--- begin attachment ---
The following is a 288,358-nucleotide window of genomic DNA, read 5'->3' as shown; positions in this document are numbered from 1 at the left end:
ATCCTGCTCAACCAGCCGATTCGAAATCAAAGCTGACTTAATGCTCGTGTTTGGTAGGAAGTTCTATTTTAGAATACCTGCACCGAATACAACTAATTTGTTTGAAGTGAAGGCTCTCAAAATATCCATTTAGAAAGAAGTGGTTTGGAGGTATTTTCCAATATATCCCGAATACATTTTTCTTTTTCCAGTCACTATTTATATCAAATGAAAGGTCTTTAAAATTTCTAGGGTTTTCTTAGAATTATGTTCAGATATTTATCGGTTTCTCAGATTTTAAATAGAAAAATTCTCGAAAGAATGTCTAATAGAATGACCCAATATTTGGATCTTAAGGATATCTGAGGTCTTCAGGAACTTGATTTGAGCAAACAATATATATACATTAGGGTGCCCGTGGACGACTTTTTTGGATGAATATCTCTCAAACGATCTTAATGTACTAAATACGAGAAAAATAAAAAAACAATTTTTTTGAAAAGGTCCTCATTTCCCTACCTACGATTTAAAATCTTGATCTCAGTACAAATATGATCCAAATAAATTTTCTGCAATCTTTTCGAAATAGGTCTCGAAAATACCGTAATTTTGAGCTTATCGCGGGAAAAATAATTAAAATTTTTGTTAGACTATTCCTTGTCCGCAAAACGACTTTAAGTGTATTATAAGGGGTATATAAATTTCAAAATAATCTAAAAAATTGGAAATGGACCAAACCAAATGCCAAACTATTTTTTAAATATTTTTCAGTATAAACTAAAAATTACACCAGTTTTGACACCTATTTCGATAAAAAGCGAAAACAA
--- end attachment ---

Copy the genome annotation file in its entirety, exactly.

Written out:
The following is a 288,358-nucleotide window of genomic DNA, read 5'->3' as shown; positions in this document are numbered from 1 at the left end:
ATCCTGCTCAACCAGCCGATTCGAAATCAAAGCTGACTTAATGCTCGTGTTTGGTAGGAAGTTCTATTTTAGAATACCTGCACCGAATACAACTAATTTGTTTGAAGTGAAGGCTCTCAAAATATCCATTTAGAAAGAAGTGGTTTGGAGGTATTTTCCAATATATCCCGAATACATTTTTCTTTTTCCAGTCACTATTTATATCAAATGAAAGGTCTTTAAAATTTCTAGGGTTTTCTTAGAATTATGTTCAGATATTTATCGGTTTCTCAGATTTTAAATAGAAAAATTCTCGAAAGAATGTCTAATAGAATGACCCAATATTTGGATCTTAAGGATATCTGAGGTCTTCAGGAACTTGATTTGAGCAAACAATATATATACATTAGGGTGCCCGTGGACGACTTTTTTGGATGAATATCTCTCAAACGATCTTAATGTACTAAATACGAGAAAAATAAAAAAACAATTTTTTTGAAAAGGTCCTCATTTCCCTACCTACGATTTAAAATCTTGATCTCAGTACAAATATGATCCAAATAAATTTTCTGCAATCTTTTCGAAATAGGTCTCGAAAATACCGTAATTTTGAGCTTATCGCGGGAAAAATAATTAAAATTTTTGTTAGACTATTCCTTGTCCGCAAAACGACTTTAAGTGTATTATAAGGGGTATATAAATTTCAAAATAATCTAAAAAATTGGAAATGGACCAAACCAAATGCCAAACTATTTTTTAAATATTTTTCAGTATAAACTAAAAATTACACCAGTTTTGACACCTATTTCGATAAAAAGCGAAAACAA